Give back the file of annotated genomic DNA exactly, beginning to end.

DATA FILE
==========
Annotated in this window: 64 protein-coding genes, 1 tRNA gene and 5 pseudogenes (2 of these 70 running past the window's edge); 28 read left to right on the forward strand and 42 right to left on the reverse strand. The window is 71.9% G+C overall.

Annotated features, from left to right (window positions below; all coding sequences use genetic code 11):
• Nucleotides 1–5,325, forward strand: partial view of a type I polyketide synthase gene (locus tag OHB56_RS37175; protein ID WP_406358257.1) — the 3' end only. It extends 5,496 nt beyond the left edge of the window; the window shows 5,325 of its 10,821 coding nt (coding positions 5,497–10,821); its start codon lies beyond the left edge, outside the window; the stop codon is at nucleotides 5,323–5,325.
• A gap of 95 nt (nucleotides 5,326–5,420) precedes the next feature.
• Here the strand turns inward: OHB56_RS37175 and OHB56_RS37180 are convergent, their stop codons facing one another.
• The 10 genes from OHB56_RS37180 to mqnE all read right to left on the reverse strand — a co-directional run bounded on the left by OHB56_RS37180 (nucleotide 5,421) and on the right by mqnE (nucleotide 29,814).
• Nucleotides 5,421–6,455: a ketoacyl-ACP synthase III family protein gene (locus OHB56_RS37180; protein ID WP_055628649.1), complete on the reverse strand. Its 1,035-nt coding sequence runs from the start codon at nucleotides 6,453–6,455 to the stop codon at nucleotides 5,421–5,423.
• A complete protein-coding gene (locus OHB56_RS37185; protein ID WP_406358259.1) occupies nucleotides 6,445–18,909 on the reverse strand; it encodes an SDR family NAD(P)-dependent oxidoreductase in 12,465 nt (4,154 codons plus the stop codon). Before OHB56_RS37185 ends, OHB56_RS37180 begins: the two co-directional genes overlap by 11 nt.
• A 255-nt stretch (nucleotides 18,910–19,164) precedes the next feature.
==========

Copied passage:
Annotated in this window: 64 protein-coding genes, 1 tRNA gene and 5 pseudogenes (2 of these 70 running past the window's edge); 28 read left to right on the forward strand and 42 right to left on the reverse strand. The window is 71.9% G+C overall.

Annotated features, from left to right (window positions below; all coding sequences use genetic code 11):
• Nucleotides 1–5,325, forward strand: partial view of a type I polyketide synthase gene (locus tag OHB56_RS37175; protein ID WP_406358257.1) — the 3' end only. It extends 5,496 nt beyond the left edge of the window; the window shows 5,325 of its 10,821 coding nt (coding positions 5,497–10,821); its start codon lies beyond the left edge, outside the window; the stop codon is at nucleotides 5,323–5,325.
• A gap of 95 nt (nucleotides 5,326–5,420) precedes the next feature.
• Here the strand turns inward: OHB56_RS37175 and OHB56_RS37180 are convergent, their stop codons facing one another.
• The 10 genes from OHB56_RS37180 to mqnE all read right to left on the reverse strand — a co-directional run bounded on the left by OHB56_RS37180 (nucleotide 5,421) and on the right by mqnE (nucleotide 29,814).
• Nucleotides 5,421–6,455: a ketoacyl-ACP synthase III family protein gene (locus OHB56_RS37180; protein ID WP_055628649.1), complete on the reverse strand. Its 1,035-nt coding sequence runs from the start codon at nucleotides 6,453–6,455 to the stop codon at nucleotides 5,421–5,423.
• A complete protein-coding gene (locus OHB56_RS37185; protein ID WP_406358259.1) occupies nucleotides 6,445–18,909 on the reverse strand; it encodes an SDR family NAD(P)-dependent oxidoreductase in 12,465 nt (4,154 codons plus the stop codon). Before OHB56_RS37185 ends, OHB56_RS37180 begins: the two co-directional genes overlap by 11 nt.
• A 255-nt stretch (nucleotides 18,910–19,164) precedes the next feature.